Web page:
We use some synthetic ingredients that replicate natural musk scent. Similar to the above, we do this for sustainability reasons, and because we are cruelty free and vegan (natural musks are glandular secretions from animals). We do not use synthetic musks that we consider a concern, such as nitro musks, as they are potential endocrine disruptors.
Free from parabens, phthalates, or other potential skin irritants.
That’s one reason why we deliberately have tinted bottles - it protects our fragrance from light damage and lets us skip potentially hazardous chemicals and stabilisers.
Our candles are made with a 100% vegetable wax blend. This means the candles might burn a little less evenly than one made with petroleum-based paraffin, but we believe this is a worthwhile trade off (the toxins released by burning paraffin are believed to be carcinogenic).
We use natural surfactants, and as many naturally derived high performance naturals as possible, including citrus extracts, sea salt, shea butter, cocoa butter, sweet almond oil and aloe vera.
WHAT DOES SUSTAINABLE MEAN?
Sustainable goes hand in hand with green. It means that the ingredients on the inside of the package—including how those ingredients were sourced—and the packaging itself should not be harmful to the planet. When you use any product, the ingredients go down the drain and into the water system, which, thanks to exfoliating microbeads and preservatives like BHA, is causing a marine environment health crisis. Likewise, many conventional beauty products are made from petroleum jelly and are packaged in plastic, both created from the oil industry. Truly sustainable ingredients are those that are ethically sourced and proven to be safe for the environment, with sustainable or no-waste packaging being defined as glass packaging, biodegradable packaging, post-consumer recycled packaging, or the ability to recycle empty bottles appropriately through a TerraCycle program.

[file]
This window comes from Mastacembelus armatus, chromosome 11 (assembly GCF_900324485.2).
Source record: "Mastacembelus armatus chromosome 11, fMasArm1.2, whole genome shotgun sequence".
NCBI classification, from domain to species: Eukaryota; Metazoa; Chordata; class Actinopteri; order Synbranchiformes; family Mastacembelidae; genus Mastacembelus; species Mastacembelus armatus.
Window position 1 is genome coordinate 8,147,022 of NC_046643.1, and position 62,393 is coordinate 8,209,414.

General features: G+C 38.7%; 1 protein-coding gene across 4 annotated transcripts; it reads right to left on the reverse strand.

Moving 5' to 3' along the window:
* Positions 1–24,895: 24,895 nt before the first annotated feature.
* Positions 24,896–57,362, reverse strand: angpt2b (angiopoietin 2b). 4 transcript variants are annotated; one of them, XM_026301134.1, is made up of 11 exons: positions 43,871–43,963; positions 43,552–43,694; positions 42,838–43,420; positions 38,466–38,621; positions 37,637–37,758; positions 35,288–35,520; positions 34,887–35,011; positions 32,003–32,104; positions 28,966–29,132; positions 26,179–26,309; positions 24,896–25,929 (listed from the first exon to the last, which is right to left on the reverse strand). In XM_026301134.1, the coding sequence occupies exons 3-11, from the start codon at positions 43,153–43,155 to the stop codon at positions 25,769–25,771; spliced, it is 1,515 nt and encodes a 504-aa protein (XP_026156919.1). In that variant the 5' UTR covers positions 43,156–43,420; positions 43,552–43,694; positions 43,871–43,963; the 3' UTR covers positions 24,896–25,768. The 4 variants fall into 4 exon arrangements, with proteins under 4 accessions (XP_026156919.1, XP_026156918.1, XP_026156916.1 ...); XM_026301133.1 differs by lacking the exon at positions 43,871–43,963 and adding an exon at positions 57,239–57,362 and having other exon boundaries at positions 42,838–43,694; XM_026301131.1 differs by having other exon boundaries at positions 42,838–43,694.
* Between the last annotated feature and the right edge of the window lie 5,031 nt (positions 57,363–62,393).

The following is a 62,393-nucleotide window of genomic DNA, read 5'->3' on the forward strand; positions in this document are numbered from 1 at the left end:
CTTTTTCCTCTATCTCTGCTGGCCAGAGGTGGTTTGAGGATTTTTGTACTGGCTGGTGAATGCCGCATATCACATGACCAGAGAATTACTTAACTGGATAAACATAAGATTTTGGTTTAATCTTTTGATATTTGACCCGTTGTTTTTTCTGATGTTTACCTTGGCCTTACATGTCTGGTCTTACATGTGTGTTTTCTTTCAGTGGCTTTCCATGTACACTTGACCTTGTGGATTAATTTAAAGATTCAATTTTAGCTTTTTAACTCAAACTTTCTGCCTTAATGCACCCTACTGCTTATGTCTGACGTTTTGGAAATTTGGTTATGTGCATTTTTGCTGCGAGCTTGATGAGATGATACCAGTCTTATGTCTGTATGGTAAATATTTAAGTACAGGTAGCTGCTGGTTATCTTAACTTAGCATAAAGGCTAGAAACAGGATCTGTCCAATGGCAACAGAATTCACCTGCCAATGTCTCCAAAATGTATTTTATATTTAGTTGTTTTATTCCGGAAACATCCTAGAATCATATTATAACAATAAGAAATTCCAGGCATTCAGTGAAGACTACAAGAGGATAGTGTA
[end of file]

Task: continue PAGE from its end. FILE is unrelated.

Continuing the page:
WHAT DOES VEGAN MEAN?
A beauty product is vegan if it doesn’t contain any animal by-products or ingredients sourced from animals. Common non-vegan ingredients found in clean beauty products include beeswax, honey, lanolin, and tallow. Many people associate vegan with clean, but this is not the case. A product can be vegan and still contain chemical ingredients of concern.
WHAT DOES CRUELTY-FREE MEAN?
A beauty product is cruelty-free if it has not been tested on animals anywhere along the manufacturing line or before being sold. It can also mean that any animal-derived ingredients were not extracted at the expense of an animal’s welfare (like natural-fiber makeup brushes). A beauty product can be cruelty-free but not vegan, and vice versa.
By hand. With real flowers fruit and spices. In today’s world perfume’s artisan past has been forgotten. Perfume brands are licenced to giant manufacturers who favour cheap chemicals, fat margins and excess profits.
Single minded in every fragrance, we use real ingredients to craft modern scents with heart and humanity.
Carefully hand selected and produced to the highest standards of animal and planet welfare with creativity and transparency cultivated through our independent company.
At S&B we are reviving the forgotten ways of doing things, reviving the artisan perfumery methods of old to be new again: putting craft, ingredients and people at the centre of our practice.